If, like me, you are a keen golfer, you will understand that the top players at your club aren’t necessarily those who hit the highest number of great shots. They are simply the ones who are most consistent and hit the least number of bad shots over the course of a round.
In the same way, when it comes to investing, achieving superior long-term investment returns isn’t actually about making the big calls on timing the market and stock selection.
As exciting as both of those ideas can appear to be (and they certainly have been used the basis for many a tale that has been woven by the storytellers of the world’s asset management firms for years), actually getting them right plays an insignificant role in long-term investment success.
I was recently fortunate enough to get hold of a copy of Behavioural Investment Counselling by Nick Murray. It’s considered to be one of the seminal works about investing, and I’d been looking for a copy for ages, until I was able to buy a second-hand copy!
The book has been a profound read for me, because it is helping me now articulate a lot of the observations that I have noted, both in relation to both the successful and less successful investors I have met over the 20 years I have been advising clients. In his book, Murray reiterates the point I’ve made above regarding long-term investment success. He also sets out eight common mistakes investors make, and why avoiding them is very much the key to growing your wealth.
As financial professionals, we always preach that a well-diversified portfolio is a desirable thing and one of the essential components of an effective investment strategy.
However, it’s easy to go too far in this regard and allow a lack of investment discipline to distort your portfolio.
In my experience, this often occurs when you’re guided by lists of top-performing funds or stocks and see adding them to your portfolio as a shortcut to financial success.
Like a child in a sweet shop, it’s tempting to want to try a bit of everything. But continually buying stocks with no regard to your overall investment strategy can mean you end up with an incoherent muddle of different holdings with different assets, geographies, sectors, or themes.
This results in a portfolio that isn’t cohesive enough to meet your objectives, and you become more of a collector rather than an investor.
2. A lack of diversification
From one extreme – too many funds – to the other, which is not enough diversification in your portfolio.
At the very worst, this can result in your entire holdings consisting of just one stock. For example, I’ve met many a corporate employee hanging on to their accumulated stock options, waiting until it hits a certain value. This is a figment of their imagination and, from a legal perspective, outside of their control.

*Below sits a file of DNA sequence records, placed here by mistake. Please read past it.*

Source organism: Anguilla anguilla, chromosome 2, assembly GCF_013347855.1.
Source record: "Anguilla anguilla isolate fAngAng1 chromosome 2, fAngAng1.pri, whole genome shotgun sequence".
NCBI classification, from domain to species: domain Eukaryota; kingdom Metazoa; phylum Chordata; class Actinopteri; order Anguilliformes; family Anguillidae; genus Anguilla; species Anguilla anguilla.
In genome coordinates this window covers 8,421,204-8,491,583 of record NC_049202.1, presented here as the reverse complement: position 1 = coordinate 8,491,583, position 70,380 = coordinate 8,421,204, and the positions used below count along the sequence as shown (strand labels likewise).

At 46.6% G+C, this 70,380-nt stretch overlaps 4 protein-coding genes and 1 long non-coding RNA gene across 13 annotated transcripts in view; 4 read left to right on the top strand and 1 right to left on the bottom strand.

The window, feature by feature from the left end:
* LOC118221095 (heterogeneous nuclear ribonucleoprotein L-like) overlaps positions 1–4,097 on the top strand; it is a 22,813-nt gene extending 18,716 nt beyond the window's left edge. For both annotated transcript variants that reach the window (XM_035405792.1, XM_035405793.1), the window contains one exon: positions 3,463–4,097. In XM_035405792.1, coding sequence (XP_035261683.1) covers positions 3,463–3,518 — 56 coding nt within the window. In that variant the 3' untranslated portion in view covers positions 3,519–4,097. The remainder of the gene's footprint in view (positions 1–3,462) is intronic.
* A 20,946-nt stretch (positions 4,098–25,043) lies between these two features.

It can also involve an over-reliance on a single market sector. Often, this emanates from “home bias”, which is a preference for investing in your home market. Alternatively, you may have too much focus on a specific theme such as technology stocks or utilities.
3. Being susceptible to market euphoria
Often mislabelled as “greed”, market euphoria describes the phenomenon where investors collectively start behaving irrationally and demonstrate an inexplicable loss of financial judgement.
It can also be described as the “fear of missing out”, or “Fomo”. The history of investing is littered with various “bubbles” as a result of this, ranging from an obsession with Dutch tulip bulbs in the 17th century to the dot-com boom in 2000.
In each case, speculators got carried away chasing a particular fund or market and assumed that it would defy the laws of investment gravity by continually rising.
While investing money is about the great businesses you may be investing in, it’s also about psychology. As Warren Buffett once advised investors: “Be fearful when others are greedy, and greedy when others are fearful.”
4. Panicking at any sign of bad investment news
From an investment perspective, the reverse of euphoria is panic. Often one will follow the other.
If you can remain level-headed about your investment strategy – almost to the point of disinterest – then you are very likely to end up better off than if you’re overreacting to every market movement.
An old mentor of mine used to say that the growth in your portfolio is often in inverse proportion to the number of times you check the value.
I can vouch this is absolutely true having observed this many times, not least with respect to the impressive returns on an investment portfolio of my own mother’s. I remember she asked me to take a look at this particular investment in 2009 and the returns were impressive, even though it was at the worst point of the financial crisis bear market.